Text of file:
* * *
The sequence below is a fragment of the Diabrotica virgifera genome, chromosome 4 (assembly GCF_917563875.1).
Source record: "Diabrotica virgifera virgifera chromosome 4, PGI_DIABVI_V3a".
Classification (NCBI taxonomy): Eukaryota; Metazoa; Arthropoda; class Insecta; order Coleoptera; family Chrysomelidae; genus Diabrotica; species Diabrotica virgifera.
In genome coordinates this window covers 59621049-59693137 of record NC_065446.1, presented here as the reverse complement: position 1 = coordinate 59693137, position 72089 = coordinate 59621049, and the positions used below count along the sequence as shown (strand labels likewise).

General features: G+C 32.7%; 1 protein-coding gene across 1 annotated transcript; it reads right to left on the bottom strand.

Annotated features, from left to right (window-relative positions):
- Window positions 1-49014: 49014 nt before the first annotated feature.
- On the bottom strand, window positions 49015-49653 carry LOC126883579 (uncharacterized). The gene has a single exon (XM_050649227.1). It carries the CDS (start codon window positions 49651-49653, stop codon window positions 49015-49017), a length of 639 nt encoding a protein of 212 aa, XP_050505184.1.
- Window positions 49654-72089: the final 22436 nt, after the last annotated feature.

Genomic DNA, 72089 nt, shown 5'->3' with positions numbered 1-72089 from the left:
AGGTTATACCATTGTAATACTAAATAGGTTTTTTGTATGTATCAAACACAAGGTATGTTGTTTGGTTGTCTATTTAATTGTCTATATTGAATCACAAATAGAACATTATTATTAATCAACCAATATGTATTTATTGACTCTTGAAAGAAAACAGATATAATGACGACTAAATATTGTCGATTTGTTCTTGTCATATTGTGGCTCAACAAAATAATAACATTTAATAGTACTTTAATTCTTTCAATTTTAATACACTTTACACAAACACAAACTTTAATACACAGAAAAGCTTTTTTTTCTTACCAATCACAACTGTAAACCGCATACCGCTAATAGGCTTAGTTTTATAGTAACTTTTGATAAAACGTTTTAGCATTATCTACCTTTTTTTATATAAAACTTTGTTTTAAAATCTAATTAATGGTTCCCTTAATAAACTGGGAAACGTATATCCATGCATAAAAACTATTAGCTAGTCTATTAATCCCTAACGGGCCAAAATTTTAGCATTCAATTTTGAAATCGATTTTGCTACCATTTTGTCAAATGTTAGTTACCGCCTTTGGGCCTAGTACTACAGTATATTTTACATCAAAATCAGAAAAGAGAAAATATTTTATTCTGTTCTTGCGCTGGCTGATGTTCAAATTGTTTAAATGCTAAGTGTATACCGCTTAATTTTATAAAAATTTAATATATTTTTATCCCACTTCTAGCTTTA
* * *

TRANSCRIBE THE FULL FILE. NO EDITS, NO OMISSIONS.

The sequence below is a fragment of the Diabrotica virgifera genome, chromosome 4 (assembly GCF_917563875.1).
Source record: "Diabrotica virgifera virgifera chromosome 4, PGI_DIABVI_V3a".
Classification (NCBI taxonomy): Eukaryota; Metazoa; Arthropoda; class Insecta; order Coleoptera; family Chrysomelidae; genus Diabrotica; species Diabrotica virgifera.
In genome coordinates this window covers 59621049-59693137 of record NC_065446.1, presented here as the reverse complement: position 1 = coordinate 59693137, position 72089 = coordinate 59621049, and the positions used below count along the sequence as shown (strand labels likewise).

General features: G+C 32.7%; 1 protein-coding gene across 1 annotated transcript; it reads right to left on the bottom strand.

Annotated features, from left to right (window-relative positions):
- Window positions 1-49014: 49014 nt before the first annotated feature.
- On the bottom strand, window positions 49015-49653 carry LOC126883579 (uncharacterized). The gene has a single exon (XM_050649227.1). It carries the CDS (start codon window positions 49651-49653, stop codon window positions 49015-49017), a length of 639 nt encoding a protein of 212 aa, XP_050505184.1.
- Window positions 49654-72089: the final 22436 nt, after the last annotated feature.

Genomic DNA, 72089 nt, shown 5'->3' with positions numbered 1-72089 from the left:
AGGTTATACCATTGTAATACTAAATAGGTTTTTTGTATGTATCAAACACAAGGTATGTTGTTTGGTTGTCTATTTAATTGTCTATATTGAATCACAAATAGAACATTATTATTAATCAACCAATATGTATTTATTGACTCTTGAAAGAAAACAGATATAATGACGACTAAATATTGTCGATTTGTTCTTGTCATATTGTGGCTCAACAAAATAATAACATTTAATAGTACTTTAATTCTTTCAATTTTAATACACTTTACACAAACACAAACTTTAATACACAGAAAAGCTTTTTTTTCTTACCAATCACAACTGTAAACCGCATACCGCTAATAGGCTTAGTTTTATAGTAACTTTTGATAAAACGTTTTAGCATTATCTACCTTTTTTTATATAAAACTTTGTTTTAAAATCTAATTAATGGTTCCCTTAATAAACTGGGAAACGTATATCCATGCATAAAAACTATTAGCTAGTCTATTAATCCCTAACGGGCCAAAATTTTAGCATTCAATTTTGAAATCGATTTTGCTACCATTTTGTCAAATGTTAGTTACCGCCTTTGGGCCTAGTACTACAGTATATTTTACATCAAAATCAGAAAAGAGAAAATATTTTATTCTGTTCTTGCGCTGGCTGATGTTCAAATTGTTTAAATGCTAAGTGTATACCGCTTAATTTTATAAAAATTTAATATATTTTTATCCCACTTCTAGCTTTA